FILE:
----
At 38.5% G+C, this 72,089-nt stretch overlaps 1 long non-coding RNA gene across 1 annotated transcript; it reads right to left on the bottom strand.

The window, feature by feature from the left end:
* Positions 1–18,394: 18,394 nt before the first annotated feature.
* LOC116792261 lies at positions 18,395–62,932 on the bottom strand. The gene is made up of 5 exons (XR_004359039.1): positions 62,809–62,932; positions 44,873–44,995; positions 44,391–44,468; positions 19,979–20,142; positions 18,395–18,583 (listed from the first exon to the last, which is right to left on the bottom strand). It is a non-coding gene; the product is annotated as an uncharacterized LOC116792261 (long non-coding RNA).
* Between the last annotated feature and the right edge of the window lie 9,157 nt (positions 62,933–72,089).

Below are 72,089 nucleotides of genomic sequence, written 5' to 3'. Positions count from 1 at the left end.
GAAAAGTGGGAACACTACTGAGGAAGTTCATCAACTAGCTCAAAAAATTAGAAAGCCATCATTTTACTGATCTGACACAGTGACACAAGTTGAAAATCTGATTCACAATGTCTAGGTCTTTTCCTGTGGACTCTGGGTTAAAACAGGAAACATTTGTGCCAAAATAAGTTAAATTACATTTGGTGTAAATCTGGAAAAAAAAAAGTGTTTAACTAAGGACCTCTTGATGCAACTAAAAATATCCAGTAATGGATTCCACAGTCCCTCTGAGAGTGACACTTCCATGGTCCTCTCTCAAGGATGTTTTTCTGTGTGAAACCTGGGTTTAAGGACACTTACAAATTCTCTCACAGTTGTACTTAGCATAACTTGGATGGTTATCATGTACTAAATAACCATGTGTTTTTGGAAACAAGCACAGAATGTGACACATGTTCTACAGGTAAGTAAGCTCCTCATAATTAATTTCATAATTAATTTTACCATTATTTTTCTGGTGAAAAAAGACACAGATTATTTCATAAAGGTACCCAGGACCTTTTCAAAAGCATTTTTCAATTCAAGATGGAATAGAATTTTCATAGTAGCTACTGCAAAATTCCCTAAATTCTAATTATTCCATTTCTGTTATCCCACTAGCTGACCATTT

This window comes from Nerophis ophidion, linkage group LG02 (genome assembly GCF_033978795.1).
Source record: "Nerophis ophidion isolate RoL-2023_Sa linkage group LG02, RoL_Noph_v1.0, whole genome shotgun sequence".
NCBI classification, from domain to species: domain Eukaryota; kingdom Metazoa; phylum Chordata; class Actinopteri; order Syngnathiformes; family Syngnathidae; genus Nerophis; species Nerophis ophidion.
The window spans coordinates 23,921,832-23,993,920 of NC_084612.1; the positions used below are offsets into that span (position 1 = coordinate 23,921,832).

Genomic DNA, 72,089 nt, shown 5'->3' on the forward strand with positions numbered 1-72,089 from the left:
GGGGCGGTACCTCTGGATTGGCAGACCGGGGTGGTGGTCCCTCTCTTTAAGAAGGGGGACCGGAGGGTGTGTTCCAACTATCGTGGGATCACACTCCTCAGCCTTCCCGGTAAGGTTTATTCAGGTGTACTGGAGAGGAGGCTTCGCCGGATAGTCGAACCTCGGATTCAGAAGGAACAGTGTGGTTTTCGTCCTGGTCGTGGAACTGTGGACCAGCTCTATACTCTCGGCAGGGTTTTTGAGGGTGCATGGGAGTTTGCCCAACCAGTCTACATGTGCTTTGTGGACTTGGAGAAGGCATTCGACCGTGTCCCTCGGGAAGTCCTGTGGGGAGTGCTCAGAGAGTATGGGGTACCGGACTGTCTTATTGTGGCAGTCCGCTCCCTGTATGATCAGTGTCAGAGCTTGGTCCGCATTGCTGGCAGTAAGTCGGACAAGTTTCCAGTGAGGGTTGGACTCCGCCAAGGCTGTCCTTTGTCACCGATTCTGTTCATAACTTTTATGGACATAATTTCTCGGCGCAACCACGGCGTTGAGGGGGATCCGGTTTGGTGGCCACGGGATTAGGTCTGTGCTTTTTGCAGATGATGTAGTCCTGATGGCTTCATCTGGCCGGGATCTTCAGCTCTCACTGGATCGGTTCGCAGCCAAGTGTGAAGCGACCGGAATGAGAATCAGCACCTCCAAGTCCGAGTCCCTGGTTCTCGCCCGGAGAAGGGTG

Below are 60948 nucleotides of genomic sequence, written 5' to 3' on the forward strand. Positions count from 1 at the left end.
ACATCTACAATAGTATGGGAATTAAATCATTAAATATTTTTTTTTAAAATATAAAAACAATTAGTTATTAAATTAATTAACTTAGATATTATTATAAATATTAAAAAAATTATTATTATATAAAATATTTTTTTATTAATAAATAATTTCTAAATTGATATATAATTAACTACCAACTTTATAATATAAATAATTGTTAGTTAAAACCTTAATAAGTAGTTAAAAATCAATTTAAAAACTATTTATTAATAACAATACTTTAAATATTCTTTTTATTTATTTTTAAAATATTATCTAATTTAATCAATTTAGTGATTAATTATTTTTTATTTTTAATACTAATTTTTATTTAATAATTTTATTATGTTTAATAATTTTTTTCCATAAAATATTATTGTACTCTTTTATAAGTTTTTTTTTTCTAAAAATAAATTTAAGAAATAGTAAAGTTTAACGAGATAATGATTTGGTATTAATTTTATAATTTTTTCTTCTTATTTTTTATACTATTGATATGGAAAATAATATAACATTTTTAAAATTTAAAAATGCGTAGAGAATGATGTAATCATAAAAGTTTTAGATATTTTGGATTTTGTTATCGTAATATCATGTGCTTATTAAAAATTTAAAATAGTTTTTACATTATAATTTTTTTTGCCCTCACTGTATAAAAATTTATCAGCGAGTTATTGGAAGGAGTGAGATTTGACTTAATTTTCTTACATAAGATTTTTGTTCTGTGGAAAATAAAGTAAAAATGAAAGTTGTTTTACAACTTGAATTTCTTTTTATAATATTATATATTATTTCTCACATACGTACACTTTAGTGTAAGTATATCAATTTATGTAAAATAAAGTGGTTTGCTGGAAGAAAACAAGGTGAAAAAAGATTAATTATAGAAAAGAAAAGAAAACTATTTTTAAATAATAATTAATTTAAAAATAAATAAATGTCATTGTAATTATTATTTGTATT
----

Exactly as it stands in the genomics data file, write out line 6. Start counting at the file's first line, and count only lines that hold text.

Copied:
Below are 72,089 nucleotides of genomic sequence, written 5' to 3'. Positions count from 1 at the left end.